4 Things Nobody Will Tell You About Your Career

It’s easy to get overwhelmed thinking about your career, wondering what will the first job feel like, or what direction of work should you choose in the first place. What if you make the wrong choice? What if you’re stuck in the wrong job? What if you can’t figure out what you want to do while you’re still in school? We understand that all of this can be stressful and send some long days your way.

We want to share with you these four tips that can help you not only with deciding a career path, but in every other aspect of life.

  1. Don’t be bogged down by failure, it’s a necessary step. 

    As you have heard everyone say, as you were growing up, failure is required to make you a stronger and better professional. Not only does it teach you techniques and methods to be better at your job, it also trains you to have a keener eye when proofing your work. It makes you more diligent and motivates you to put in more effort.

    Just like it happens in school with your teachers, your mentor, or boss, will know that you shall fail at some point and has definitely taken it into account when hiring you. This of course, does not mean that failure will keep you out of trouble. The best thing to do is take it in your stride, apologize, LEARN and fix the mess.

    The most important thing here is to reflect on what exactly went wrong, and figure out steps to avoid this in the future. This is applicable to those math problems, that first job, that relationship, and every other phase of life.

  2. Ask for help when needed and build relationships.

    No matter how smart you are, it isn’t possible for you to know everything, and nobody at your workplace expects to either. You must trust that people higher up or who have been there longer know the process and are there to support you. This is the same as how it works in school too; when you don’t understand something, you ask a senior or a teacher. Simple, isn’t it?

    This also helps to build relationships in the office, which is always of good use. The better your relationships with various stakeholders in your work life are, the smoother and happier your journey will be. Go out of your way to help people, and they will do the same for you.

  3. Have a five year plan, and break it down to action plans

    Most of us have a vague idea of where we see ourselves in five years. It’s a good thing to plan. Obviously, this does not have to be sacrosanct, and you will have to keep alter this plan as you go. Don’t forget to think of personal goals and integrate them into this plan.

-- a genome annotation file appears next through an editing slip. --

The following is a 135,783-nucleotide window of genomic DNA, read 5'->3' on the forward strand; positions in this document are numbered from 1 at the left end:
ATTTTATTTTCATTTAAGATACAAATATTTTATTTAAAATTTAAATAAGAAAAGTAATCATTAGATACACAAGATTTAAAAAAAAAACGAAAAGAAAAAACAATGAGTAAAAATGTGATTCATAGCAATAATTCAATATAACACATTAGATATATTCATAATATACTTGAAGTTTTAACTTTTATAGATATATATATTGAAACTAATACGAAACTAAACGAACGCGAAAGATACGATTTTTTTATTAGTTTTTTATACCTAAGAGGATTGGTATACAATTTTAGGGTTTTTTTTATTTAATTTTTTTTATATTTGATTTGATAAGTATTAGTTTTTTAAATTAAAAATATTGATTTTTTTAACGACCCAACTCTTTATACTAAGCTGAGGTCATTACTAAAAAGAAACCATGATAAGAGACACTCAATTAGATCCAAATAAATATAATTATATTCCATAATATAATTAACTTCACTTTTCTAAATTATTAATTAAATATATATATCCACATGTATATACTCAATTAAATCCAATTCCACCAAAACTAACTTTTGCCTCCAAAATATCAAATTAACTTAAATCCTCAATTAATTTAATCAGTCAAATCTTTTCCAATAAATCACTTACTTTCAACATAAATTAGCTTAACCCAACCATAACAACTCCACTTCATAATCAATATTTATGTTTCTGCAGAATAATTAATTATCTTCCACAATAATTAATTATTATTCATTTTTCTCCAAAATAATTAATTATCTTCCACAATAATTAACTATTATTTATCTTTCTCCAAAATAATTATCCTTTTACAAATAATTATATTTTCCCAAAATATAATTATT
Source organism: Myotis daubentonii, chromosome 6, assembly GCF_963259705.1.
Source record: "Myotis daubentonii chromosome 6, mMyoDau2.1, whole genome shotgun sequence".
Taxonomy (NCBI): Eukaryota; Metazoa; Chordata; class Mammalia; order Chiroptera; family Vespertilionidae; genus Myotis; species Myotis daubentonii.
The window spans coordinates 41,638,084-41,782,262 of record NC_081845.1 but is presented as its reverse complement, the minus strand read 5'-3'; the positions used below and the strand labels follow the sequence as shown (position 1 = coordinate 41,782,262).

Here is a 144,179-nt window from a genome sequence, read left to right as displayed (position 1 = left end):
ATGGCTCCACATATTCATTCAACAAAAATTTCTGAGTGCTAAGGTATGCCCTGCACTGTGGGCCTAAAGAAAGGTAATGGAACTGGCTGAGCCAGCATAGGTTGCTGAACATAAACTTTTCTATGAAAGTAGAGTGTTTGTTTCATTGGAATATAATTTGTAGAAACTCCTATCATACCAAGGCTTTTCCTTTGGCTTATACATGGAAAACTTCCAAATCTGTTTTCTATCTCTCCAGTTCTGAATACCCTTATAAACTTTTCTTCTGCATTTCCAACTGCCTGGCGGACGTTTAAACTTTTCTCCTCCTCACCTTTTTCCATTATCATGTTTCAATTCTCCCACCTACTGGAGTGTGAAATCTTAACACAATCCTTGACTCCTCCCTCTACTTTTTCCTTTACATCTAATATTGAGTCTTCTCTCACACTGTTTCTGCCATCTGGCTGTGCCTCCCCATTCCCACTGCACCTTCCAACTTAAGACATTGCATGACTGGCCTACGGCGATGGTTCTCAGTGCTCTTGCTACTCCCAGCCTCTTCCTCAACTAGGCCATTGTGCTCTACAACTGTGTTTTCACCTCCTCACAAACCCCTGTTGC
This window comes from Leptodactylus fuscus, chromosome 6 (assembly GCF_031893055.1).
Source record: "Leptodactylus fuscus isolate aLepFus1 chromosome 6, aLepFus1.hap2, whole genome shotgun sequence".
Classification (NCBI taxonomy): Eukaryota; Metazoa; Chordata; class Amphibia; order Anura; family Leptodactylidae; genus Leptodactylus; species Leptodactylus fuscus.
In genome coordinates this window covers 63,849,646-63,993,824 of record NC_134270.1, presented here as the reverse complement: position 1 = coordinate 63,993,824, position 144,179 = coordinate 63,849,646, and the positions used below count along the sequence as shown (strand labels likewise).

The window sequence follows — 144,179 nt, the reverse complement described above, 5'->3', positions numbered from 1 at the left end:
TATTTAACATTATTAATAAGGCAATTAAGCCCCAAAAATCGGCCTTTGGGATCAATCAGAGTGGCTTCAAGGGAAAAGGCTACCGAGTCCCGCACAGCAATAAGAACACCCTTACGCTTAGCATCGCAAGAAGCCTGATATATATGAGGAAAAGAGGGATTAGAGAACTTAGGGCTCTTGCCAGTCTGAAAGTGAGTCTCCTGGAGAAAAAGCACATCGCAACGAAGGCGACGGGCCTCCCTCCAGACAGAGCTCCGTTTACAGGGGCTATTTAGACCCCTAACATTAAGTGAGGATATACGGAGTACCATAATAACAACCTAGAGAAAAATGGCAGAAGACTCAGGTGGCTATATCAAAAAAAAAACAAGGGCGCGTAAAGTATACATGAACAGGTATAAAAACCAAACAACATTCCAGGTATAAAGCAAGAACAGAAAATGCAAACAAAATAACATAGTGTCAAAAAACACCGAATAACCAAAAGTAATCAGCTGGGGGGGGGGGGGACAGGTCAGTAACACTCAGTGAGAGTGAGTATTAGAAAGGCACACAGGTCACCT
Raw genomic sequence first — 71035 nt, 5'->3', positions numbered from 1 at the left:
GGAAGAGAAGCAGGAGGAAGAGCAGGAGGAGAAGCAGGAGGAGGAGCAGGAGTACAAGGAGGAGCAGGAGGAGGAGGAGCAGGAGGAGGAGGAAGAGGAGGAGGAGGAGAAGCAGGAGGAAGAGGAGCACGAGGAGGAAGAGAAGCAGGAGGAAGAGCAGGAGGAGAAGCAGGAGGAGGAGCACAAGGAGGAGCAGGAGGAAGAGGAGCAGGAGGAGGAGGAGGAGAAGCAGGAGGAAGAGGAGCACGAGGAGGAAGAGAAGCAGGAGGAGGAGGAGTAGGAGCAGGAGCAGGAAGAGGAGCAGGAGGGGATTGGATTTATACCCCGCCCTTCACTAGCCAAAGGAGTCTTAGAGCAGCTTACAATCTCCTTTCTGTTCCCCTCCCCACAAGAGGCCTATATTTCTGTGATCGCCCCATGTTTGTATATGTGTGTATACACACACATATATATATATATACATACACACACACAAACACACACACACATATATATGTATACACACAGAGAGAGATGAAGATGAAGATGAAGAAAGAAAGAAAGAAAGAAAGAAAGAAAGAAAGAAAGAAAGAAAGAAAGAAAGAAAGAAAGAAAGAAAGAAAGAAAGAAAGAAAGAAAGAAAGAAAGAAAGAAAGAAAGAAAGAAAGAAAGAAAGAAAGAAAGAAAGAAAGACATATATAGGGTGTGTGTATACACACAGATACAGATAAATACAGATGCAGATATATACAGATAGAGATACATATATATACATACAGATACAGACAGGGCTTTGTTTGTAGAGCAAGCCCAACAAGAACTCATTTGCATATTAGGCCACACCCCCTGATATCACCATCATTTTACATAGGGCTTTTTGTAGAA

Make sure, when you do have a five-year plan, it is broken down into smaller one-year plans. These plans include actionable steps of what and how you will achieve these goals. The more broken down these plans are, the more achievable they will be.

    In an ideal sense, backward planning works best. You have a vague five-year plan; detail it for the next one-year, by creating a timeline monthly. As the months approach, create goals per month.

    The most important thing while planning is monitoring your plan. Check if things are going as planned, if not you need to revisit your goal, see if its achievable and realistic, then revisit your approach, what can you do to make things more efficient?

    Now apply this to your short-term plan of scoring good marks in your Board exams, and see how it works?

  4. Understand there is no perfect job

    No matter where you reach, how successful you may be, there will never be a time where all days in the year are brilliant, productive and exciting days. Ups and downs are a part of life and work.

    Even in your dream job, two days out of five maybe bad, boring, monotonous and sometimes you may not want to get out of bed.

The important thing to see is that the other days are still putting a smile on your face, challenging you to push yourself and making your brain tick. Use this to motivate you to go back to work the next day, clean slate ready to take on the world!

It's only fair to share...Share on FacebookTweet about this on TwitterShare on LinkedIn